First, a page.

Be Your Own H.R. Department by Focusing in on These 7 Areas
Lawyers running small and boutique firms often have to wear many hats, playing the role of litigator, marketer and office manager. For many, this also means being your own do-it-yourself human resources department.
Of course, no attorney has enough time to spend write out employee guidelines or flipping through new resumes all day. To keep from getting bogged down in administrative tasks, your small firm H.R. work can be made more efficient and more streamlined by focusing in on what matters. Here's seven areas to focus on when working on your human resources:
Just like it's easier to keep a client happy than find a new one, the same is true for employees. Focusing on employee retention will help you keep around your best attorneys and support staff, while avoiding the cost and disruption of hiring new workers. Balance a rewarding culture with challenging work and opportunities to grow -- professionally and monetarily -- to help keep employees around.
Of course, your firm will hopefully grow and even your best employees might not stay around forever. Take the time to regularly evaluate your workload and anticipate future employment needs. The more time you have to review and recruit prospective employees, the better talent you'll find.
Attorneys can be responsible for the ethical breaches of nonlawyer employees they supervise, so one of your major priorities as a DIY human resources department is to make sure employees are properly supervised. This includes offering training on confidentiality, client funds, communication, and the like, but also actively supervising employee practices to make sure they comport with the training, law and legal standards.
4. Litigation Prevention
Lawyers can get sued for violating employment laws just as easily as anyone else. Protect against litigation risks by having strict policies regarding discrimination, harassment, workplace safety and time keeping -- all areas that could turn into expensive lawsuits if they're neglected.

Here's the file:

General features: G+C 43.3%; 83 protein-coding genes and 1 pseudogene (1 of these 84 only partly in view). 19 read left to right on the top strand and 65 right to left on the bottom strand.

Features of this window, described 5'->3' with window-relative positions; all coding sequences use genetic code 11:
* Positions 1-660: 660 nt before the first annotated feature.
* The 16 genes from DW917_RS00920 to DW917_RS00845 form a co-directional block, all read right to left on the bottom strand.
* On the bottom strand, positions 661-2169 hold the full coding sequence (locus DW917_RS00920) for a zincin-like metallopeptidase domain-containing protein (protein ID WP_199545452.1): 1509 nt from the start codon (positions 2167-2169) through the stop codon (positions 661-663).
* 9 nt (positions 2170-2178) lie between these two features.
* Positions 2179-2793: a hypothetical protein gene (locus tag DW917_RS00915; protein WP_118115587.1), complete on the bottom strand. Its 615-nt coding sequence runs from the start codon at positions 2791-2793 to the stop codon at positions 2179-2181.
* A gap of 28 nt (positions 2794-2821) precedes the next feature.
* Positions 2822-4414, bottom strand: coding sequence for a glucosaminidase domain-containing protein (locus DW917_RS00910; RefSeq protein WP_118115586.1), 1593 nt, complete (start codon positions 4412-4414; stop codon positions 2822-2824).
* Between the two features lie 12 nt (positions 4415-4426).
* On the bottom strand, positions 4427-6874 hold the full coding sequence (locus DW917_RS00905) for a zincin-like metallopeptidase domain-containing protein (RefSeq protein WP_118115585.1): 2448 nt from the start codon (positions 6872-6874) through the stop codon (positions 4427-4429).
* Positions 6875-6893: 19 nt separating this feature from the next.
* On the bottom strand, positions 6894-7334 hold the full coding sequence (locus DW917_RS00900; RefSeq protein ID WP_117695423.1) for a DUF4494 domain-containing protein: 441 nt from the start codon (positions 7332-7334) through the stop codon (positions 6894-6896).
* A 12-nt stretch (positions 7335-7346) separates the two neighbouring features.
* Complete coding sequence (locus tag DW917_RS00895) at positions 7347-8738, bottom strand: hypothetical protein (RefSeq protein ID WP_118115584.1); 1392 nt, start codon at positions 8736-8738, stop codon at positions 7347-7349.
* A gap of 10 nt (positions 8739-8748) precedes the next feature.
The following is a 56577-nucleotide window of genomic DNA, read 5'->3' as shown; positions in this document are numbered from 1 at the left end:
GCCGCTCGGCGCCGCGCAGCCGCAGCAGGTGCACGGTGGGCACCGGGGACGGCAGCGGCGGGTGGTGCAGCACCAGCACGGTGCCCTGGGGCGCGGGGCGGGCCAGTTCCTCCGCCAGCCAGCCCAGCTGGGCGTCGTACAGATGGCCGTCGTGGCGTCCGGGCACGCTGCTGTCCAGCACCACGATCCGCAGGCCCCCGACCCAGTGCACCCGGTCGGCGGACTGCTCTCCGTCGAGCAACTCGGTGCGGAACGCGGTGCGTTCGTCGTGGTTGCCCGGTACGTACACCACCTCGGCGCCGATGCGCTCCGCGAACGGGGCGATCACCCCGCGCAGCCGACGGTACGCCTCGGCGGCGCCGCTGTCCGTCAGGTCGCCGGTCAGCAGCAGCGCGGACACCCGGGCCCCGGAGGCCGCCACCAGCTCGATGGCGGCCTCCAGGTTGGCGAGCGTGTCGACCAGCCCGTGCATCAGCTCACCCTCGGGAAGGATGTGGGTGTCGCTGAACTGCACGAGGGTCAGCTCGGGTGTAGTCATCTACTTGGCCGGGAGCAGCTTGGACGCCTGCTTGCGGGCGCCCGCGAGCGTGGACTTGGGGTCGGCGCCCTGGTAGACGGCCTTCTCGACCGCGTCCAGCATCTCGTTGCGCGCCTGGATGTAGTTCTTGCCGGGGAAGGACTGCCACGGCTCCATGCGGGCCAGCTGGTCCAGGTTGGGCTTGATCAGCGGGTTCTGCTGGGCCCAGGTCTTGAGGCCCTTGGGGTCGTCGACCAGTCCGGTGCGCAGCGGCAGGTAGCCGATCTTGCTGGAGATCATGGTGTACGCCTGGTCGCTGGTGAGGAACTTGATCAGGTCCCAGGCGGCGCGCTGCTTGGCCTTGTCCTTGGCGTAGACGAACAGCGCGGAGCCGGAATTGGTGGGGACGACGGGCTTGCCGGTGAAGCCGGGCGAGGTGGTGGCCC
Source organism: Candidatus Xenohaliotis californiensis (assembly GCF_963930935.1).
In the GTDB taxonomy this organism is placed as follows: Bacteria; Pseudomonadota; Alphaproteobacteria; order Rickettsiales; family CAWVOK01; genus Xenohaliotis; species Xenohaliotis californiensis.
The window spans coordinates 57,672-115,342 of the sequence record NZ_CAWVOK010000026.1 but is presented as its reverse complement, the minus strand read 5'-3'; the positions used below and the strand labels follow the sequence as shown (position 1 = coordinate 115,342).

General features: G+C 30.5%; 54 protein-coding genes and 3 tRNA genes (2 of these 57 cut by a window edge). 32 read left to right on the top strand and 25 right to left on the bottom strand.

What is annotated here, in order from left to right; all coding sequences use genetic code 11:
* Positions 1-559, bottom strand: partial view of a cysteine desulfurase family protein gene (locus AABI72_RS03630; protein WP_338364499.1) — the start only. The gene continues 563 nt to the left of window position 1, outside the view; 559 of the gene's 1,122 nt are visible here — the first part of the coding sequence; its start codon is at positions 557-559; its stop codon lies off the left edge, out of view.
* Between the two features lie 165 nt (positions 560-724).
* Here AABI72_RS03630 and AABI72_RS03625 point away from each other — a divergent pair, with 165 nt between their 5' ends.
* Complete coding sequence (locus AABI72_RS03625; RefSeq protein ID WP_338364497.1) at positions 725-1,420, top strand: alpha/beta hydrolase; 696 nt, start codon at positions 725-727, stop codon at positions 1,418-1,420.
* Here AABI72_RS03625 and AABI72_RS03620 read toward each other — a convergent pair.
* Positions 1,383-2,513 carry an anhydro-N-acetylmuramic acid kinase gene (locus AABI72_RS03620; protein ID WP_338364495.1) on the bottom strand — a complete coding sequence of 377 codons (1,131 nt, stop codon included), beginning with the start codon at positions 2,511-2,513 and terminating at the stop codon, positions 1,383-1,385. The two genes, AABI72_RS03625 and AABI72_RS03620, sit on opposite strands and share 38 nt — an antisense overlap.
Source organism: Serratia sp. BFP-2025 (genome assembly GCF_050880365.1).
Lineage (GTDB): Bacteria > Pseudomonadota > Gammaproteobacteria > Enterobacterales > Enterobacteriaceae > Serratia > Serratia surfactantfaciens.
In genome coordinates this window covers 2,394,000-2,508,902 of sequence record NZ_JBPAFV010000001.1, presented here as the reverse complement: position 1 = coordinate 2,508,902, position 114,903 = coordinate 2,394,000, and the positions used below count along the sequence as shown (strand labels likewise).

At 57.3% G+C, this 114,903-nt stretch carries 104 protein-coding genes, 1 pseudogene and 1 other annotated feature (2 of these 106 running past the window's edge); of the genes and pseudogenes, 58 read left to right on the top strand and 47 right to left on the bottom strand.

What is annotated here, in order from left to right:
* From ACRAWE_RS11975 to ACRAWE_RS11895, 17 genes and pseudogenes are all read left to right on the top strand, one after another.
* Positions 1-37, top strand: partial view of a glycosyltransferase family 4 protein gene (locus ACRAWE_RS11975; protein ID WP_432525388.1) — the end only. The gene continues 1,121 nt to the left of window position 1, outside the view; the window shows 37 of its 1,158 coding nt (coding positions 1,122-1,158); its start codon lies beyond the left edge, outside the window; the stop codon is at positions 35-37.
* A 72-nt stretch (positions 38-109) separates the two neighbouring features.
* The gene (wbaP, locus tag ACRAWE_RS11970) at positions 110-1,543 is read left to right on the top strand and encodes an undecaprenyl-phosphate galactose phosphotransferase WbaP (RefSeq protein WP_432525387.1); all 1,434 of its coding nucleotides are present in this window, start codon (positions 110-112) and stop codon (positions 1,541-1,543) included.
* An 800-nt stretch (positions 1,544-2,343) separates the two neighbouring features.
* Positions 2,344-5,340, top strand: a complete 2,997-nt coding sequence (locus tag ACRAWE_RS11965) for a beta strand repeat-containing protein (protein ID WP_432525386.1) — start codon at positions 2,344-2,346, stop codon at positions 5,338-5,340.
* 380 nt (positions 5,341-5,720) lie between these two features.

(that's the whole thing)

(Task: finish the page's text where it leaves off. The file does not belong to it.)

5. Discipline and Grievances
It might seem weird to consider having formalized discipline or grievance procedures in a small firm. Do really need to have an internal bureaucracy when there are only a handful of people in the office? Yeah, you do. A clear, consistent disciplinary process can help establish clear standards for employees, while preserving evidence, records and supporting data should disgruntled employees sue.
While your boutique firm may feel like a family, your staff is there more for the paycheck than the camaraderie. Make sure you have smooth, consistent payroll procedures to make sure that everyone gets paid regularly and accurately. Nothing can make an employee start looking for another job faster than being told their paycheck will be arriving late.
You can have great success managing your own DIY small firm H.R. department, but remember, there's only so much you can do at once. Consider bringing in consultants to establish systems and procedures or contracting out discrete tasks like tax reporting and payroll. That will save you time for the real business of the firm -- lawyering.
- 'Involuntary Law Firms' Turn to Outsourcing for Business Help (ABA Journal)
- 3 Traits of a Great Law Firm Receptionist (FindLaw's Strategist)
- How Much Does it Cost to Hire a New Employee? Lots. (FindLaw's Strategist)
- 3 Mistakes Lawyers Make when Hiring an Admin (FindLaw's Strategist)
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